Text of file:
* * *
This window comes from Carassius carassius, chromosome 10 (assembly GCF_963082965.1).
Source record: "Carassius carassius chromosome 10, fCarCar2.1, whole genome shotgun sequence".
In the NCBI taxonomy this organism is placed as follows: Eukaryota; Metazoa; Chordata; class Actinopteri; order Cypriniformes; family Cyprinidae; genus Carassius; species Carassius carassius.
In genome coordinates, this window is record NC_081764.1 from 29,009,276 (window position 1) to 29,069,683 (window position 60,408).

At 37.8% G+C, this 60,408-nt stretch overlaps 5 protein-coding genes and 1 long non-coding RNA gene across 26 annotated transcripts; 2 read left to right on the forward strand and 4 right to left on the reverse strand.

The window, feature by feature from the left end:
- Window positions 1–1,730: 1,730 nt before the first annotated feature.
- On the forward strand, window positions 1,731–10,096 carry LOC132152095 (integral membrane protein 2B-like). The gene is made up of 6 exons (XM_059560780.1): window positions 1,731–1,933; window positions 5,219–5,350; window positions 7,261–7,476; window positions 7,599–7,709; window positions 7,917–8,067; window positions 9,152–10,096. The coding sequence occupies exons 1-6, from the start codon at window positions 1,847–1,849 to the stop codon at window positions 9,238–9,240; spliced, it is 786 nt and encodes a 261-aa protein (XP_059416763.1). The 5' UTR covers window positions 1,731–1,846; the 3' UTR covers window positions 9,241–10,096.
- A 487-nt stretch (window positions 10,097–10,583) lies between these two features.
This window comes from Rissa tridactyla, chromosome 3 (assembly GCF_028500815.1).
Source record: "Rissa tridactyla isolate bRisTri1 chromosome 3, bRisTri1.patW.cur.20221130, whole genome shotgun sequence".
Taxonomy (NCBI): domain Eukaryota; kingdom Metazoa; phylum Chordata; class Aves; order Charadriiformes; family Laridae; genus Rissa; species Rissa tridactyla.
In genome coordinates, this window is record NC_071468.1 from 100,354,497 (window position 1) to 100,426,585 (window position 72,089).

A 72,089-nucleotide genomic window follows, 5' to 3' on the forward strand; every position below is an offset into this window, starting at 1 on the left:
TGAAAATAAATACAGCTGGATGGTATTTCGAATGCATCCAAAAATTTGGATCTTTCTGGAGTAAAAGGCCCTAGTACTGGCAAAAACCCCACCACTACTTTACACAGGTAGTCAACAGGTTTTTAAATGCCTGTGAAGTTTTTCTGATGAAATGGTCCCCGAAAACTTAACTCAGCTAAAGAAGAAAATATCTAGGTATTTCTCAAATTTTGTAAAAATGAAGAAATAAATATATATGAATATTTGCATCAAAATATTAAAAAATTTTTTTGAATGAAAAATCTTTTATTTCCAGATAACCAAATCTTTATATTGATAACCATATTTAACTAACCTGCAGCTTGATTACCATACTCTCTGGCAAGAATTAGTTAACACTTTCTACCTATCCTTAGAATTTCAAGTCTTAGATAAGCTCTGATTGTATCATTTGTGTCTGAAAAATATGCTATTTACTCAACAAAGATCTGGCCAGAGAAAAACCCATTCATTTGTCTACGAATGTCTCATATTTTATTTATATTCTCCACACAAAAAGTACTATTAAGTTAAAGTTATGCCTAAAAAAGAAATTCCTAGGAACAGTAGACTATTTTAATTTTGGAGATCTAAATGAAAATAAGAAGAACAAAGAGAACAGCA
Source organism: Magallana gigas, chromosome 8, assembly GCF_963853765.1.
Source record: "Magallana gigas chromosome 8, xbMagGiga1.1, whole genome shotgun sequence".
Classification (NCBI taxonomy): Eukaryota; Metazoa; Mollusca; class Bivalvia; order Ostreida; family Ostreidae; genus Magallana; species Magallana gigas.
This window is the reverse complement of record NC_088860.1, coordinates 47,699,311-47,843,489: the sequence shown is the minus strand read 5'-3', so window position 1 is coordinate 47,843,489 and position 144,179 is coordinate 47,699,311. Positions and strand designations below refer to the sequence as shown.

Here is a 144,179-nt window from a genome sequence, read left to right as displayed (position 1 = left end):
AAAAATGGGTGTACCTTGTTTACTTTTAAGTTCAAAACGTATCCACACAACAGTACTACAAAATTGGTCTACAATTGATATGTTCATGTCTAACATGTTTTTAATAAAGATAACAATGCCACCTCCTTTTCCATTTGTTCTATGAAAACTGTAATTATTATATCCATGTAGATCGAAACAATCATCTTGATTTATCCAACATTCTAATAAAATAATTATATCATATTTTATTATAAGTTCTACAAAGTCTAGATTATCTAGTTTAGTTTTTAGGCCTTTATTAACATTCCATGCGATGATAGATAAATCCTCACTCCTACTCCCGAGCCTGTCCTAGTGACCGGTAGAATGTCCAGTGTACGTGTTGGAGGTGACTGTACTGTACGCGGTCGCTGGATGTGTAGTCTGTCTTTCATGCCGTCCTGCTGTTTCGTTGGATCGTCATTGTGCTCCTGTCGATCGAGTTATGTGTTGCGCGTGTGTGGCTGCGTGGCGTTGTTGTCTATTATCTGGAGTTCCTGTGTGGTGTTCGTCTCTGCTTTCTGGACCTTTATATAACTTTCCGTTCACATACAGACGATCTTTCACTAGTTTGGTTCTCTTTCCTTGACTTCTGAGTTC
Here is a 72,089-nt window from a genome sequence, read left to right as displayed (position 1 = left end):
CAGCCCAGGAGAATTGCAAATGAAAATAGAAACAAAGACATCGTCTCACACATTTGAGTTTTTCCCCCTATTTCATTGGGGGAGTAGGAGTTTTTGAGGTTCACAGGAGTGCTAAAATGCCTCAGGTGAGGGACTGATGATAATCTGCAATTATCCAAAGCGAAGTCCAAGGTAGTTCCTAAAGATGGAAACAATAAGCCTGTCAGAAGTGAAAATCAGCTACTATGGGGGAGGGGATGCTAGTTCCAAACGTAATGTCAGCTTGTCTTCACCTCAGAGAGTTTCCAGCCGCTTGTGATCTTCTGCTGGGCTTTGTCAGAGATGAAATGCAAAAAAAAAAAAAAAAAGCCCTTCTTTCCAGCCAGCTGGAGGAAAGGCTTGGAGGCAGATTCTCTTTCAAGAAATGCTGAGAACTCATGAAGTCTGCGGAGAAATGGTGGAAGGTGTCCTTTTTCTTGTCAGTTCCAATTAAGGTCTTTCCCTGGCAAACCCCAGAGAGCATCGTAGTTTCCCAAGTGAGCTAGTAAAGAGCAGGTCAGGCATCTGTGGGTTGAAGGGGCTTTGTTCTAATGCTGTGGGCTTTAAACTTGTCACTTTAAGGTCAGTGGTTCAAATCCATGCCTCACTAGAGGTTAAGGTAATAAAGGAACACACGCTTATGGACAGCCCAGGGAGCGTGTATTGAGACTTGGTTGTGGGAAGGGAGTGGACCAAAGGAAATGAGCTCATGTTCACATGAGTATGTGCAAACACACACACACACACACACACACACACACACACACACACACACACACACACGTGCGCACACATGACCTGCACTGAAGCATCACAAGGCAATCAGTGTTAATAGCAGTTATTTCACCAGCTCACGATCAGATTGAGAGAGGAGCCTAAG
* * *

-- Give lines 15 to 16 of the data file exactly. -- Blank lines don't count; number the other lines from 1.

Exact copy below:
TGAAAATAAATACAGCTGGATGGTATTTCGAATGCATCCAAAAATTTGGATCTTTCTGGAGTAAAAGGCCCTAGTACTGGCAAAAACCCCACCACTACTTTACACAGGTAGTCAACAGGTTTTTAAATGCCTGTGAAGTTTTTCTGATGAAATGGTCCCCGAAAACTTAACTCAGCTAAAGAAGAAAATATCTAGGTATTTCTCAAATTTTGTAAAAATGAAGAAATAAATATATATGAATATTTGCATCAAAATATTAAAAAATTTTTTTGAATGAAAAATCTTTTATTTCCAGATAACCAAATCTTTATATTGATAACCATATTTAACTAACCTGCAGCTTGATTACCATACTCTCTGGCAAGAATTAGTTAACACTTTCTACCTATCCTTAGAATTTCAAGTCTTAGATAAGCTCTGATTGTATCATTTGTGTCTGAAAAATATGCTATTTACTCAACAAAGATCTGGCCAGAGAAAAACCCATTCATTTGTCTACGAATGTCTCATATTTTATTTATATTCTCCACACAAAAAGTACTATTAAGTTAAAGTTATGCCTAAAAAAGAAATTCCTAGGAACAGTAGACTATTTTAATTTTGGAGATCTAAATGAAAATAAGAAGAACAAAGAGAACAGCA
Source organism: Magallana gigas, chromosome 8, assembly GCF_963853765.1.